How to claim for lost luggage
As exciting as going on holiday is there is one part of jetting off that terrifies me. No, it’s not a fear of flying, it’s the gut wrenching anxiety that comes with waiting for your bags to come off the carousel! I get so worried that I always pack a couple of outfits, a bikini and some underwear in my hand luggage just in case! But should these fears ever become reality, you are entitled to claim compensation for lost, late or damaged luggage and here’s how:
Alert the airline
Before you make a claim you should report the issue to the airline immediately. Whilst legally you don’t have to do this, in our experience you’re more likely to get compensation than if you do not. Typically you will need to fill in a Property Irregularity Report (PIR) form which is available from customer services at baggage claim.
Alternatively you can email or contact the airline through their website informing them of the issue but make sure you get the airline to confirm, in writing, you have reported it.
In either case keep a copy of the PIR or written confirmation.
What can I claim for?
You can make a claim against an airline if your checked in luggage is delayed, damaged or lost as well as for any lost or damaged contents.
|Claiming for||Deadline for claiming|
|Damaged luggage||Within 7 days of getting your luggage|
|Missing or damaged contents||Within 7 days of getting your luggage|
|Delayed or missing luggage||21 days after the flight|
Luggage is officially classified as lost after 21 days. To claim for lost luggage you need to wait until 21 days after your flight and then submit your claim as soon as possible.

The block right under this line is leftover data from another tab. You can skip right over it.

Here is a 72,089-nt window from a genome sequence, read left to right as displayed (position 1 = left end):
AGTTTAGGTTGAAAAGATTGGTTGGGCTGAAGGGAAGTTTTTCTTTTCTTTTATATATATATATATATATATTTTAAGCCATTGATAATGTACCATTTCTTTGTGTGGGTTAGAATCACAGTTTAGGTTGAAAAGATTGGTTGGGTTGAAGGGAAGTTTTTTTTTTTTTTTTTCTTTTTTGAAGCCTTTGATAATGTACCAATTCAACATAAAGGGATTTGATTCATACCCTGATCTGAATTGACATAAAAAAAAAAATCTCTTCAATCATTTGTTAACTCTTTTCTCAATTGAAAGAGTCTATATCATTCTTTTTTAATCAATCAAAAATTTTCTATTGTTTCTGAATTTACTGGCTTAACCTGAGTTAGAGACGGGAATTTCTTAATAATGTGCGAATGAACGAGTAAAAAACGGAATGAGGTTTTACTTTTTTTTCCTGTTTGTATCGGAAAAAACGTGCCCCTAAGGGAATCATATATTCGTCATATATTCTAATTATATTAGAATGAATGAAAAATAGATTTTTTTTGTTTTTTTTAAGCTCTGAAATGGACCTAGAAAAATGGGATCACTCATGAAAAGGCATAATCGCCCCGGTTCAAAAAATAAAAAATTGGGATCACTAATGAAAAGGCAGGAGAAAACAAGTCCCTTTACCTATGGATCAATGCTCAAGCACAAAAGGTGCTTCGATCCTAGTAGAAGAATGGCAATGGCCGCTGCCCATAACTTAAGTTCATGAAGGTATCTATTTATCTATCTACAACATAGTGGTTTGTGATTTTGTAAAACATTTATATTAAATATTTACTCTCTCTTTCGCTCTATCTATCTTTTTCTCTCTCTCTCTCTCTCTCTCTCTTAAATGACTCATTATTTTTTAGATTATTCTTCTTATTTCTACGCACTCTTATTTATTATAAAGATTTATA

As with all compensation claims you need to provide as much proof as possible in order to give yourself the best chance of success. This includes receipts or credit card statements for its contents.
TOP TIP: If you’re anything like me you can’t help but treat yourself to a couple of new holiday purchases. Make sure you keep those receipts safe until you get home (hopefully with your luggage intact).
In addition to proof of purchases, you’ll also need to provide the following information:
- Boarding card
- Luggage labels (if possible)
- Property Irregularity Report (PIR) form or email to the airline (e.g. proof you reported the problem)
- Proof of damage (e.g. photos)
- Receipts for anything you had to buy whilst waiting for your luggage.
When it comes to making the claim ask the airline how you should submit it (i.e. claim form/letter). Be sure to state you are:
“claiming compensation under the Montreal Convention”
The letter should also include:
- Flight details (dates, flight number etc.)
- The status of your luggage (lost, damaged, delayed)
- Details of everything that was lost or damaged and everything you need to buy due to the delay/loss
- How much compensation you are asking for (be realistic – airlines won’t usually pay more than £1000 total compensation and it’s typically a lot less).
The airline will then make a decision regarding your claim.
I’m not happy
If the airline does not, in your opinion, come back with a reasonable offer, or if they ignore your claim, then there are a couple of opinions available.
If you had travel or home contents insurance which cover luggage, you can claim through them. In fact, you may be better to make your initial claim through your insurance company as it is likely you’ll have a better response and an easier claims process.
If you bought any of the contents on a credit or store card and it cost over £100 then you may be covered under Section 75 of the Consumer Credit Act 1974. Section 75 laws mean your credit card company must protect purchases over £100 so if there’s a problem you could get your money back. Please be aware this is only for items over £100 each, not a combined total.
Failing that there is the Civil Aviation Authority (CAA) who can take up your complaint with the airline. You can escalate your claim via its website.
Finally there is the small claims court. Check out our article – Small Claims Court: How to bring a claim for full details.
Content correct at time of publication